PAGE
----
CAIRO: Egypt will see declining cement exports in 2009 due to the global slowdown coupled with a government decision to ban cement exports for four months from April, Egypt s CI Capital Research said on Monday.
But the industry can weather the drop by capitalizing on a real estate backlog in the domestic market that will help demand for Egyptian cement continue to grow, albeit at a slower pace, the Cairo-based group added in a research note.
CI Capital said cement exports were expected to drop to 700,000 tons in 2009 from 1.3 million last year. Exports should recover slightly the following year and hit 2.3 million tons in 2011 and 3.9 million tons by 2013, the group said.
Cement exports will be hard hit. Despite the expected hold up in the local cement market, exports have declined since the onset of the crisis, the note said. We believe that exports will maintain their declining pattern over 2009.
Egypt decided in April to ban cement exports for four months to stabilize local prices, and asked its competition watchdog to investigate practices in the sector over the previous six months, the second such probe in the sector.
The formal ban extended a voluntary halt in exports by four cement firms declared in February, CI Capital said. A fifth had agreed to decrease the exports share of its sales to 10 percent from 20 previously. Egypt had also banned cement exports for six months in 2008.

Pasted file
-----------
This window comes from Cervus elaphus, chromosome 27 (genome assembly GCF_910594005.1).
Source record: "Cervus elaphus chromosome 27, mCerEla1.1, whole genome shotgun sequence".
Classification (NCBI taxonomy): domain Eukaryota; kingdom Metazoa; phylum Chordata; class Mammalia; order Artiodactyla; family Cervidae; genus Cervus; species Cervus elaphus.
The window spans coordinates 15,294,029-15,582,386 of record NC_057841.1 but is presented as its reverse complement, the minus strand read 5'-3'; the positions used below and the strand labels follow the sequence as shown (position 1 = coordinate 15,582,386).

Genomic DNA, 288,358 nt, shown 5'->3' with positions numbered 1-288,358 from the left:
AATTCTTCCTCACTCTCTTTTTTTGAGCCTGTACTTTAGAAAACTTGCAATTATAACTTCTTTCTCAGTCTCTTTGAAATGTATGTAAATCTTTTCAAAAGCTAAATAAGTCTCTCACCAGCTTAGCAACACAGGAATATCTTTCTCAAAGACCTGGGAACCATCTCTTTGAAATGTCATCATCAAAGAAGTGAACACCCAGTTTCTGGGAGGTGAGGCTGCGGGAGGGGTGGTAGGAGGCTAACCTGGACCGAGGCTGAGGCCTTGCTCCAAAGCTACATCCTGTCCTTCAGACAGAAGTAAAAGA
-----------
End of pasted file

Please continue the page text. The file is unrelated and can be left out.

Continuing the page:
The government had earlier announced a raft of measures to control the retail price of cement, including requirements that all producers fix a maximum price at every stage of the distribution process. Distributors were told to make weekly reports of cement stocks to the trade ministry.
An Egyptian court, following a 2007 investigation, fined 20 cement industry executives LE 10 million ($1.8 million) each for violations of the monopolies law and price fixing.
Demand to grow
Despite the decline in exports, the Egyptian cement industry would still be able to capitalize on a massive domestic real estate backlog and benefit from a government stimulus package and a focus on low income housing, the group said.
Lower prices for steel – which fell in Egypt by 53 percent between August 2008 and March 2009 – were also driving the demand for cement by triggering construction work, it added.
We believe demand for cement will grow with a yearly average of 9 percent in 2009 and 2010. Afterward, the expected pick-up in the economy will expand the inflow of new projects into the market, the group said in its note.
It added that new projects would ultimately boost cement consumption to an average yearly growth of around 12 percent over 2011 to 2013.
Cement prices, meanwhile, were expected to see slower growth of around 4 percent over 2009 and 2010 due to a slightly slower pace of cement consumption and competition from cheaper imported cement, the group said.
CI Capital said it was recommending a hold on Misr Beni Suef Cement, which posted an 85 percent rise in first quarter net profit on Sunday. It said its target price was LE 72 per share.
It said the firm would find it difficult to regain its export market even after an expected pick up in the global economy by 2010. Its shares were last traded down 1.1 percent at LE 68.00.
CI Capital also said it had a buy recommendation for Misr Cement Qena with a target price of LE 93, well above the LE 74.15 the share closed at. It recommended a hold for Sinai Cement, with a price target of LE 62.